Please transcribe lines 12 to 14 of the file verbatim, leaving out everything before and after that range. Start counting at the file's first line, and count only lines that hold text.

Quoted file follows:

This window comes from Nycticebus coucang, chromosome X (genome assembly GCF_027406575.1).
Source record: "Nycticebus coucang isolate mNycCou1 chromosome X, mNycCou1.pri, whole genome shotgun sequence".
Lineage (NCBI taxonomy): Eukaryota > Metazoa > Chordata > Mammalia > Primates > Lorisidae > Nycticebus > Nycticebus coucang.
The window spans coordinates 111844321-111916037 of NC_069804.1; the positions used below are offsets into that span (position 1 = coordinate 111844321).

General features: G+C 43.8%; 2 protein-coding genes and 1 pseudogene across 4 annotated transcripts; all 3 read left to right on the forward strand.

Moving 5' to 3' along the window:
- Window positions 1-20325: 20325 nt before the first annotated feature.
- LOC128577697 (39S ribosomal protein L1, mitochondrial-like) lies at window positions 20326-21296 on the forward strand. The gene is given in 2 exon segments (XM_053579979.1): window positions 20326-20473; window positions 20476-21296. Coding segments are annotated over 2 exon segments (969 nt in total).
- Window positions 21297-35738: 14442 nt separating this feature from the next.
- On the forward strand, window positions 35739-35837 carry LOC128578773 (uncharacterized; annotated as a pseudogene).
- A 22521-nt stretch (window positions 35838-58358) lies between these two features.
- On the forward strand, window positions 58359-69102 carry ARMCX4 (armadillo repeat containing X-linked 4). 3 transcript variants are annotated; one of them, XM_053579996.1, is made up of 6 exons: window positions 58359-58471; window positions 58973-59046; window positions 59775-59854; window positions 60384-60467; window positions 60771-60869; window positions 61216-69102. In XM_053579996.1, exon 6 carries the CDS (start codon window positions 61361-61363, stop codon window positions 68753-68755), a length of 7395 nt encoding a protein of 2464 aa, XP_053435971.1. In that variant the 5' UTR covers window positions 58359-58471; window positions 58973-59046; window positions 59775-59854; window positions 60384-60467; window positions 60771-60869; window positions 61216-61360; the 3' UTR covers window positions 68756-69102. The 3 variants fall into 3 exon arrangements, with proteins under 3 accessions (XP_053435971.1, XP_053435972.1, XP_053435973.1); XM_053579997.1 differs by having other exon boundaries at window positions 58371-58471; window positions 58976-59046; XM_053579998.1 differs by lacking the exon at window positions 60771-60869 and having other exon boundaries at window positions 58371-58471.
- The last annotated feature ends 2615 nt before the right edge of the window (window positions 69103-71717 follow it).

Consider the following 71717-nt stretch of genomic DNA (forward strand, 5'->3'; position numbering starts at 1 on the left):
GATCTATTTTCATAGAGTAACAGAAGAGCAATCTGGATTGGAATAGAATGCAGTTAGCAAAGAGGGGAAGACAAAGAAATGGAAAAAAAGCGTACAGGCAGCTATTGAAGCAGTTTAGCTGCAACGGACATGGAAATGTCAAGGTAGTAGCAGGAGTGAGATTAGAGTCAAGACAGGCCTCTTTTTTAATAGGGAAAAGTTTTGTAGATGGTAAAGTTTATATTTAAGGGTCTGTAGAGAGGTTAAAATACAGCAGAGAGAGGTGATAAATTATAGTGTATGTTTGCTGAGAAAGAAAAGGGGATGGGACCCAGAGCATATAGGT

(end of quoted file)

- On the forward strand, window positions 58359-69102 carry ARMCX4 (armadillo repeat containing X-linked 4). 3 transcript variants are annotated; one of them, XM_053579996.1, is made up of 6 exons: window positions 58359-58471; window positions 58973-59046; window positions 59775-59854; window positions 60384-60467; window positions 60771-60869; window positions 61216-69102. In XM_053579996.1, exon 6 carries the CDS (start codon window positions 61361-61363, stop codon window positions 68753-68755), a length of 7395 nt encoding a protein of 2464 aa, XP_053435971.1. In that variant the 5' UTR covers window positions 58359-58471; window positions 58973-59046; window positions 59775-59854; window positions 60384-60467; window positions 60771-60869; window positions 61216-61360; the 3' UTR covers window positions 68756-69102. The 3 variants fall into 3 exon arrangements, with proteins under 3 accessions (XP_053435971.1, XP_053435972.1, XP_053435973.1); XM_053579997.1 differs by having other exon boundaries at window positions 58371-58471; window positions 58976-59046; XM_053579998.1 differs by lacking the exon at window positions 60771-60869 and having other exon boundaries at window positions 58371-58471.
- The last annotated feature ends 2615 nt before the right edge of the window (window positions 69103-71717 follow it).

Consider the following 71717-nt stretch of genomic DNA (forward strand, 5'->3'; position numbering starts at 1 on the left):